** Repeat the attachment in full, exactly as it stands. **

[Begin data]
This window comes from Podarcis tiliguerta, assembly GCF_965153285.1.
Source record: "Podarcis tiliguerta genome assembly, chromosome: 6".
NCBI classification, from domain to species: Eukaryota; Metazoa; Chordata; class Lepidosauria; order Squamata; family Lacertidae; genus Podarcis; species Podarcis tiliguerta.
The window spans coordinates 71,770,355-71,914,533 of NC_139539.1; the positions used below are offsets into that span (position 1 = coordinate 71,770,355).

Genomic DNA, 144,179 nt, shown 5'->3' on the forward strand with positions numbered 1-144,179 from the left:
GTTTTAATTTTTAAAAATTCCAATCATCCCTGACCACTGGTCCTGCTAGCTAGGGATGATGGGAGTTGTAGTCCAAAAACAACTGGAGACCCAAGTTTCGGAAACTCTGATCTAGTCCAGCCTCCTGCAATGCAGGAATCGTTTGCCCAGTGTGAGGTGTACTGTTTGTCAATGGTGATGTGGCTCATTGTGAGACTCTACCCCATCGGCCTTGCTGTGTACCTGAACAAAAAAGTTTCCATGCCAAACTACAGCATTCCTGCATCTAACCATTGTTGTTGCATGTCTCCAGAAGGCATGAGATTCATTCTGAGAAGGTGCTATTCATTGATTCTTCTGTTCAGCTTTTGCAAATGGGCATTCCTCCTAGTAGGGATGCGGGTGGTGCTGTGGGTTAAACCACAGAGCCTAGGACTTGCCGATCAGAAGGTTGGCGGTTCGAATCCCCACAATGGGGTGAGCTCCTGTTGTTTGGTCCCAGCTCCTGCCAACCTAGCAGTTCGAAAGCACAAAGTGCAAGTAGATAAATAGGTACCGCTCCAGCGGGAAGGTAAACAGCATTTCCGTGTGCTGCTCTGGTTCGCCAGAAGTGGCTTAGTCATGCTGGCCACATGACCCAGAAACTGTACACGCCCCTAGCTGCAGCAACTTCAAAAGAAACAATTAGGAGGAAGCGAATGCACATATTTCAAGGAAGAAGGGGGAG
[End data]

This window comes from Podarcis tiliguerta, assembly GCF_965153285.1.
Source record: "Podarcis tiliguerta genome assembly, chromosome: 6".
NCBI classification, from domain to species: Eukaryota; Metazoa; Chordata; class Lepidosauria; order Squamata; family Lacertidae; genus Podarcis; species Podarcis tiliguerta.
The window spans coordinates 71,770,355-71,914,533 of NC_139539.1; the positions used below are offsets into that span (position 1 = coordinate 71,770,355).

Genomic DNA, 144,179 nt, shown 5'->3' on the forward strand with positions numbered 1-144,179 from the left:
GTTTTAATTTTTAAAAATTCCAATCATCCCTGACCACTGGTCCTGCTAGCTAGGGATGATGGGAGTTGTAGTCCAAAAACAACTGGAGACCCAAGTTTCGGAAACTCTGATCTAGTCCAGCCTCCTGCAATGCAGGAATCGTTTGCCCAGTGTGAGGTGTACTGTTTGTCAATGGTGATGTGGCTCATTGTGAGACTCTACCCCATCGGCCTTGCTGTGTACCTGAACAAAAAAGTTTCCATGCCAAACTACAGCATTCCTGCATCTAACCATTGTTGTTGCATGTCTCCAGAAGGCATGAGATTCATTCTGAGAAGGTGCTATTCATTGATTCTTCTGTTCAGCTTTTGCAAATGGGCATTCCTCCTAGTAGGGATGCGGGTGGTGCTGTGGGTTAAACCACAGAGCCTAGGACTTGCCGATCAGAAGGTTGGCGGTTCGAATCCCCACAATGGGGTGAGCTCCTGTTGTTTGGTCCCAGCTCCTGCCAACCTAGCAGTTCGAAAGCACAAAGTGCAAGTAGATAAATAGGTACCGCTCCAGCGGGAAGGTAAACAGCATTTCCGTGTGCTGCTCTGGTTCGCCAGAAGTGGCTTAGTCATGCTGGCCACATGACCCAGAAACTGTACACGCCCCTAGCTGCAGCAACTTCAAAAGAAACAATTAGGAGGAAGCGAATGCACATATTTCAAGGAAGAAGGGGGAG